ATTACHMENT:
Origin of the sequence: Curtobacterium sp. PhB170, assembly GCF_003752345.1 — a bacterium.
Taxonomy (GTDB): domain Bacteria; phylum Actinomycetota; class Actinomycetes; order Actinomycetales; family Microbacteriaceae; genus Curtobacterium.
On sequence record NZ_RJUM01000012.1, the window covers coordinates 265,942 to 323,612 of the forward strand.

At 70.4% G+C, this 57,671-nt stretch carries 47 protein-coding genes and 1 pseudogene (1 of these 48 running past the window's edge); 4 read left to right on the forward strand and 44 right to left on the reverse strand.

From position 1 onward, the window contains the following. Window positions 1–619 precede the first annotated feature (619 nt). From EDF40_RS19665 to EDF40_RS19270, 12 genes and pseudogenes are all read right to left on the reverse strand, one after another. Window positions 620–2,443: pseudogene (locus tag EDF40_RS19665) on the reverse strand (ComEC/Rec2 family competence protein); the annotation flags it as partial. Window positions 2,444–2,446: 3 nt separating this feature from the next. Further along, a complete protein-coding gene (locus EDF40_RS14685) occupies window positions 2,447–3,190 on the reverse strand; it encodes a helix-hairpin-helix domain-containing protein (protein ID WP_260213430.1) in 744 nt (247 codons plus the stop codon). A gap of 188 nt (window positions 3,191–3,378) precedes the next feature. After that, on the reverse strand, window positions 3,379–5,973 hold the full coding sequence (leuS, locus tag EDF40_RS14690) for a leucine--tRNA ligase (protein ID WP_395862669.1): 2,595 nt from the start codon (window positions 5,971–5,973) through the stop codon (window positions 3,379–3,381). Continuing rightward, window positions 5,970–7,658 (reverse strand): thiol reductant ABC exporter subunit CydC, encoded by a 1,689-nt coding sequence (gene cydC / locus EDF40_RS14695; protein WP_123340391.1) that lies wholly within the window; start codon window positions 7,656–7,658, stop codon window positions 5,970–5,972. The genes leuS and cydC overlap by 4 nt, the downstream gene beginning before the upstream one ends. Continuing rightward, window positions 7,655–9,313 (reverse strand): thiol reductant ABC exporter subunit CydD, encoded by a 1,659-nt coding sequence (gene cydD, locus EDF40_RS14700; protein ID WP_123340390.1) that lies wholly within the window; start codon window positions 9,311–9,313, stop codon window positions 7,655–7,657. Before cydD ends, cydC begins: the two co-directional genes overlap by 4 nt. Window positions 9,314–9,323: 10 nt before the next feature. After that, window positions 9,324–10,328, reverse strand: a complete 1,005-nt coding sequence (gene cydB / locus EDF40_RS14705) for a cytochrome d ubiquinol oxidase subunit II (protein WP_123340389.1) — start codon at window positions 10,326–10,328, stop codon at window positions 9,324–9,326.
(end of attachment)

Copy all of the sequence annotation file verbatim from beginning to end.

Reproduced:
Origin of the sequence: Curtobacterium sp. PhB170, assembly GCF_003752345.1 — a bacterium.
Taxonomy (GTDB): domain Bacteria; phylum Actinomycetota; class Actinomycetes; order Actinomycetales; family Microbacteriaceae; genus Curtobacterium.
On sequence record NZ_RJUM01000012.1, the window covers coordinates 265,942 to 323,612 of the forward strand.

At 70.4% G+C, this 57,671-nt stretch carries 47 protein-coding genes and 1 pseudogene (1 of these 48 running past the window's edge); 4 read left to right on the forward strand and 44 right to left on the reverse strand.

From position 1 onward, the window contains the following. Window positions 1–619 precede the first annotated feature (619 nt). From EDF40_RS19665 to EDF40_RS19270, 12 genes and pseudogenes are all read right to left on the reverse strand, one after another. Window positions 620–2,443: pseudogene (locus tag EDF40_RS19665) on the reverse strand (ComEC/Rec2 family competence protein); the annotation flags it as partial. Window positions 2,444–2,446: 3 nt separating this feature from the next. Further along, a complete protein-coding gene (locus EDF40_RS14685) occupies window positions 2,447–3,190 on the reverse strand; it encodes a helix-hairpin-helix domain-containing protein (protein ID WP_260213430.1) in 744 nt (247 codons plus the stop codon). A gap of 188 nt (window positions 3,191–3,378) precedes the next feature. After that, on the reverse strand, window positions 3,379–5,973 hold the full coding sequence (leuS, locus tag EDF40_RS14690) for a leucine--tRNA ligase (protein ID WP_395862669.1): 2,595 nt from the start codon (window positions 5,971–5,973) through the stop codon (window positions 3,379–3,381). Continuing rightward, window positions 5,970–7,658 (reverse strand): thiol reductant ABC exporter subunit CydC, encoded by a 1,689-nt coding sequence (gene cydC / locus EDF40_RS14695; protein WP_123340391.1) that lies wholly within the window; start codon window positions 7,656–7,658, stop codon window positions 5,970–5,972. The genes leuS and cydC overlap by 4 nt, the downstream gene beginning before the upstream one ends. Continuing rightward, window positions 7,655–9,313 (reverse strand): thiol reductant ABC exporter subunit CydD, encoded by a 1,659-nt coding sequence (gene cydD, locus EDF40_RS14700; protein ID WP_123340390.1) that lies wholly within the window; start codon window positions 9,311–9,313, stop codon window positions 7,655–7,657. Before cydD ends, cydC begins: the two co-directional genes overlap by 4 nt. Window positions 9,314–9,323: 10 nt before the next feature. After that, window positions 9,324–10,328, reverse strand: a complete 1,005-nt coding sequence (gene cydB / locus EDF40_RS14705) for a cytochrome d ubiquinol oxidase subunit II (protein WP_123340389.1) — start codon at window positions 10,326–10,328, stop codon at window positions 9,324–9,326.